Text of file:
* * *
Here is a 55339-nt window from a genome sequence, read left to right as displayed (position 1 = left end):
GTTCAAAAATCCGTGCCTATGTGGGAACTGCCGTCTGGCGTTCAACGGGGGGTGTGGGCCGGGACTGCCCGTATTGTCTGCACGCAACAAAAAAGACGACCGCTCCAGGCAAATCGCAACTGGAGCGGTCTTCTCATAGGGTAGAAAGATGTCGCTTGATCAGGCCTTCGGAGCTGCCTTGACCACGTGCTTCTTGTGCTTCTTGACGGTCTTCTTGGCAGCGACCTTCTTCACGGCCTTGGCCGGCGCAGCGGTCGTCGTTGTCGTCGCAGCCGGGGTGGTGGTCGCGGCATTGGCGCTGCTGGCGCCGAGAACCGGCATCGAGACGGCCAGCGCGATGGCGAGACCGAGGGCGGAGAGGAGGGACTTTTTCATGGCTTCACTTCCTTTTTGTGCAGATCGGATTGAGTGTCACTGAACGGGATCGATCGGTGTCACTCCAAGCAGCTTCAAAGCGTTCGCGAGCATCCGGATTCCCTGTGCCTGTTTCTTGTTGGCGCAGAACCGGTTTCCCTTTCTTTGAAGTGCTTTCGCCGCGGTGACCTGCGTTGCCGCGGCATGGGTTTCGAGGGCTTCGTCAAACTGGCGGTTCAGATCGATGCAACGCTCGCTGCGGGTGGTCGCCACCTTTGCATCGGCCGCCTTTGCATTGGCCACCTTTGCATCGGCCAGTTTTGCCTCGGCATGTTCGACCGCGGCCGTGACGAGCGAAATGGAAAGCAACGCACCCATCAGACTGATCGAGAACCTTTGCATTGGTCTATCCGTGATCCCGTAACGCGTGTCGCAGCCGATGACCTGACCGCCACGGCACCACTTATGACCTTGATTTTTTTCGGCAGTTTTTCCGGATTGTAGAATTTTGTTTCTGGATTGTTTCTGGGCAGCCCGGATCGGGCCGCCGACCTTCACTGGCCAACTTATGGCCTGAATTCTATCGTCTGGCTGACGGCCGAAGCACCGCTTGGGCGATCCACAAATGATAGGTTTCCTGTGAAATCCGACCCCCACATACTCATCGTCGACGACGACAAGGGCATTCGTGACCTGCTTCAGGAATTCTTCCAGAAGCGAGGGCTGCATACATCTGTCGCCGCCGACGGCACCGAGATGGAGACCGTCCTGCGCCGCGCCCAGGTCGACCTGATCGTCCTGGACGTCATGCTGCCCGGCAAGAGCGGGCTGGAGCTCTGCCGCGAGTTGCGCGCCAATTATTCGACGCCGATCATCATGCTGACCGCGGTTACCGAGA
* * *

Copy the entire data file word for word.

Here is a 55339-nt window from a genome sequence, read left to right as displayed (position 1 = left end):
GTTCAAAAATCCGTGCCTATGTGGGAACTGCCGTCTGGCGTTCAACGGGGGGTGTGGGCCGGGACTGCCCGTATTGTCTGCACGCAACAAAAAAGACGACCGCTCCAGGCAAATCGCAACTGGAGCGGTCTTCTCATAGGGTAGAAAGATGTCGCTTGATCAGGCCTTCGGAGCTGCCTTGACCACGTGCTTCTTGTGCTTCTTGACGGTCTTCTTGGCAGCGACCTTCTTCACGGCCTTGGCCGGCGCAGCGGTCGTCGTTGTCGTCGCAGCCGGGGTGGTGGTCGCGGCATTGGCGCTGCTGGCGCCGAGAACCGGCATCGAGACGGCCAGCGCGATGGCGAGACCGAGGGCGGAGAGGAGGGACTTTTTCATGGCTTCACTTCCTTTTTGTGCAGATCGGATTGAGTGTCACTGAACGGGATCGATCGGTGTCACTCCAAGCAGCTTCAAAGCGTTCGCGAGCATCCGGATTCCCTGTGCCTGTTTCTTGTTGGCGCAGAACCGGTTTCCCTTTCTTTGAAGTGCTTTCGCCGCGGTGACCTGCGTTGCCGCGGCATGGGTTTCGAGGGCTTCGTCAAACTGGCGGTTCAGATCGATGCAACGCTCGCTGCGGGTGGTCGCCACCTTTGCATCGGCCGCCTTTGCATTGGCCACCTTTGCATCGGCCAGTTTTGCCTCGGCATGTTCGACCGCGGCCGTGACGAGCGAAATGGAAAGCAACGCACCCATCAGACTGATCGAGAACCTTTGCATTGGTCTATCCGTGATCCCGTAACGCGTGTCGCAGCCGATGACCTGACCGCCACGGCACCACTTATGACCTTGATTTTTTTCGGCAGTTTTTCCGGATTGTAGAATTTTGTTTCTGGATTGTTTCTGGGCAGCCCGGATCGGGCCGCCGACCTTCACTGGCCAACTTATGGCCTGAATTCTATCGTCTGGCTGACGGCCGAAGCACCGCTTGGGCGATCCACAAATGATAGGTTTCCTGTGAAATCCGACCCCCACATACTCATCGTCGACGACGACAAGGGCATTCGTGACCTGCTTCAGGAATTCTTCCAGAAGCGAGGGCTGCATACATCTGTCGCCGCCGACGGCACCGAGATGGAGACCGTCCTGCGCCGCGCCCAGGTCGACCTGATCGTCCTGGACGTCATGCTGCCCGGCAAGAGCGGGCTGGAGCTCTGCCGCGAGTTGCGCGCCAATTATTCGACGCCGATCATCATGCTGACCGCGGTTACCGAGA